Madison County deputy sentenced to prison, but mystery remains in murder of sheriff’s office critic

HUNTSVILLE, Ala. -- The obstruction of justice guilty plea and three-year federal prison sentence for Justin Watson, a former Madison County Sheriff’s deputy, was greeted with some relief Thursday by supporters of the victim in the case, Robert Bryant.

Jason Klonowski. whose 2013 murder remains unsolved.

Jason Klonowski. whose 2013 murder remains unsolved.

But supporters also expressed dismay about an unsolved mystery surrounding the Bryant case: Who killed Bryant’s benefactor and sheriff’s office critic Jason Klonowski?

“Jason Klonowski started this movement to help Robert Bryant and he’s no longer here,” said Denise Nunley Brown, a Bryant supporter. “That’s another issue in another case.”

Klonowski was found dead outside his home in Harvest, near Huntsville in November 2013. Sheriff’s deputies responded to the scene, but it took nearly two days for the case to be called a homicide. Klonowski had been shot multiple times in the back of the head, a few days before the body was discovered.

[WHNT News 19 news partner AL.com wrote a seven-part series looking into Klonowski's death] 

Madison County Sheriff Blake Dorning eventually called the Alabama Bureau of Investigation to handle the case. But more than three years later, it doesn’t appear the agency – now known as the State Bureau of Investigation (SBI) – has any suspects.

Bryant’s Florence-based attorney, Hank Sherrod, said he hasn’t heard of progress being made in the solving Klonowski’s murder.

“As far as I know right now though they do not have any suspects or any strong leads,” he said. “In fact, Robert Bryant and I are trying to get their assistance in putting out a reward for information leading to the conviction of Mr. Klonowski’s murderer."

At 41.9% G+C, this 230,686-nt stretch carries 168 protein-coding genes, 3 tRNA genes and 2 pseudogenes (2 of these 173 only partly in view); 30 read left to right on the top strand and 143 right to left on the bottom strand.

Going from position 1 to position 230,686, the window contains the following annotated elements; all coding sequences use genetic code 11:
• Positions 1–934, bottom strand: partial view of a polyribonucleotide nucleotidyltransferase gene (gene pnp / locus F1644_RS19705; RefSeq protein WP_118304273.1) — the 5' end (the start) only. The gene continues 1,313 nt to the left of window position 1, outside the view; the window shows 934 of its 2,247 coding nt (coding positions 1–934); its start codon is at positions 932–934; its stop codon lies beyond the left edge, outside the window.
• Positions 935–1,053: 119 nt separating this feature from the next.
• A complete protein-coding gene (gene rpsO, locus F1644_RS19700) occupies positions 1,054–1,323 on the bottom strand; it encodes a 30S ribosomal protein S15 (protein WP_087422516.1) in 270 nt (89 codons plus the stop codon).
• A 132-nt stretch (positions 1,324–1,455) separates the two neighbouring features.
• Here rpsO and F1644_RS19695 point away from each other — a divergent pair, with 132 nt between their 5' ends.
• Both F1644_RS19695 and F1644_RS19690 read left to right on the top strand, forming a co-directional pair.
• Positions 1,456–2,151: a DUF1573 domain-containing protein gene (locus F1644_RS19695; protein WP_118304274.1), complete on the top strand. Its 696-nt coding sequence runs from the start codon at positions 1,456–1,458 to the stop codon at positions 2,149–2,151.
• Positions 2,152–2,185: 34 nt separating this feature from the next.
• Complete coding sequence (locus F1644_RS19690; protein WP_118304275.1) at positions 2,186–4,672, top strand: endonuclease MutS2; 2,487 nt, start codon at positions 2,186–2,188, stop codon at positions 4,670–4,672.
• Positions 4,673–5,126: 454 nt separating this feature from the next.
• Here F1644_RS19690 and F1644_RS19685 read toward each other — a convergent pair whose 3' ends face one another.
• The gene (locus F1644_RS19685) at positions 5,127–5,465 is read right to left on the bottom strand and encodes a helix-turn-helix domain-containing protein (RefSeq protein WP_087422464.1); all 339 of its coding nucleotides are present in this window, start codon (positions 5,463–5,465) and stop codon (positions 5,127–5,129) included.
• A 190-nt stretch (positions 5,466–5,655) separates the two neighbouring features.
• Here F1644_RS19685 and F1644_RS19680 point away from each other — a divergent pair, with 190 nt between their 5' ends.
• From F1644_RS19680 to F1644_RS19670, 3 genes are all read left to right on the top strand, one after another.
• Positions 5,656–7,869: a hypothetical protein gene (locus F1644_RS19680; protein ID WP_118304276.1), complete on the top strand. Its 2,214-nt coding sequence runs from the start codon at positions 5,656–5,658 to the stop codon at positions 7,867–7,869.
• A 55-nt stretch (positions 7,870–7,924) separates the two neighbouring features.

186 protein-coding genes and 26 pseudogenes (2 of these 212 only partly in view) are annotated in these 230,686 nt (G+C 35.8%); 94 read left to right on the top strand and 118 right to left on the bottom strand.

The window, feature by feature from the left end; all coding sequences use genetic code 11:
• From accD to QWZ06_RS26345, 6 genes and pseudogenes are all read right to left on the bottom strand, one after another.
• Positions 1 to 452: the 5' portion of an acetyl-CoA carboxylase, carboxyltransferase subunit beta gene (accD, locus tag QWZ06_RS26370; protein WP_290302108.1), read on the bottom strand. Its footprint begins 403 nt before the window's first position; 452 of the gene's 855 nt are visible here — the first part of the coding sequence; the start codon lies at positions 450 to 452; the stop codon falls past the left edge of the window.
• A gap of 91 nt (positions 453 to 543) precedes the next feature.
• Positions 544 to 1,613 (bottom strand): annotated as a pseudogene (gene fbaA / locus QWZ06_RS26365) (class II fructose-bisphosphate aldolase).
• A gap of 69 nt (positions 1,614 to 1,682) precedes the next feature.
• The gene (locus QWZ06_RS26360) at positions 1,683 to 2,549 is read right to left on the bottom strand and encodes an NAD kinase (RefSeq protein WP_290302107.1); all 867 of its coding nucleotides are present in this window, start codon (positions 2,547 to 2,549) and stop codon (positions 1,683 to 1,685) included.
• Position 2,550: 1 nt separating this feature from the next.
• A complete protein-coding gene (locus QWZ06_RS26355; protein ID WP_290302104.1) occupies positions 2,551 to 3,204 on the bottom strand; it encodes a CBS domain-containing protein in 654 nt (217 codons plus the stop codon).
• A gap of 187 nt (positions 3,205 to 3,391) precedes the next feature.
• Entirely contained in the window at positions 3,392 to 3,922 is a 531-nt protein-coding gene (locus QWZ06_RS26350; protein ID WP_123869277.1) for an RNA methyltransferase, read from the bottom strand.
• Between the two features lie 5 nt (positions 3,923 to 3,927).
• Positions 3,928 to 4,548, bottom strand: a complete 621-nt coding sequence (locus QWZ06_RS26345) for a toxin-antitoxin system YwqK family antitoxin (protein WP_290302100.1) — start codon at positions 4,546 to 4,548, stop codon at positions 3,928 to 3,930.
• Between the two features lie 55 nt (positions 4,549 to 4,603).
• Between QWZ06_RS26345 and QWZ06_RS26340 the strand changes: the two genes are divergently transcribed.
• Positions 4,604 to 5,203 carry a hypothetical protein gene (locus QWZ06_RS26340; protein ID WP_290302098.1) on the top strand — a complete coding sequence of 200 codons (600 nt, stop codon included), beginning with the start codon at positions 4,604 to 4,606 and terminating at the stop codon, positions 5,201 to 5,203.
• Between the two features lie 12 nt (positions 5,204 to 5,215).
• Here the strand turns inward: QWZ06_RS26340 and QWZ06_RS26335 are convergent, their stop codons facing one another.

Bryant’s troubles with the sheriff’s office began 18 months before Klonowski was killed. He had gotten a brief bar fight with Watson in June 2012.

Watson apparently wanted revenge. The judge in Watson’s federal obstruction of justice case said the deputy stalked Bryant, wanting for him to return to the bar.

On Aug. 22 Bryant’s truck was pulled over by Watson after leaving the same Hazel Green bar. The accounts about what happened next, but Bryant was apparently choked, struck in the face, hit with a baton by Watson and tased by at least one other deputy.

He was charged with resisting arrest, though Watson appeared unharmed after the incident.

The charge against Bryant ultimately snared Watson. In his guilty plea Watson admitted lying while testifying at Bryant’s preliminary hearing when he was asked if he knew Bryant or had any previous encounter with him.

Watson denied that he knew Bryant before the traffic stop.

Klonowski backed Bryant, a handyman who lives in Tennessee, paying his legal bills and offering vocal support.  He held a small rally at his home in late September 2013, supporting Bryant and criticizing Sheriff Dorning and sheriff’s office deputies.

After Klonowski was killed, the charge against Bryant was dropped.

Bryant and Sherrod went to the FBI to tell them about the traffic stop and beating.

Bryant later sued the sheriff’s office and several deputies, including Watson, and Madison County settled with him for $625,000.

Attorney Sherrod said Bryant is still troubled by Klonowski’s death.

“Mr. Bryant has always been burdened by the death of his friend,” he said. “It’s something that probably lives with him today even heavier than what Watson and others did to him.”

Bryant said he’s concerned that Watson’s guilty plea, ended any federal investigation into Klonowski’s death. But he’s determined to find justice.

“And I’m going to be here ‘til the end, til we find out who killed my buddy.”

Updated at 7:45 a.m. to correct agency name for SBI.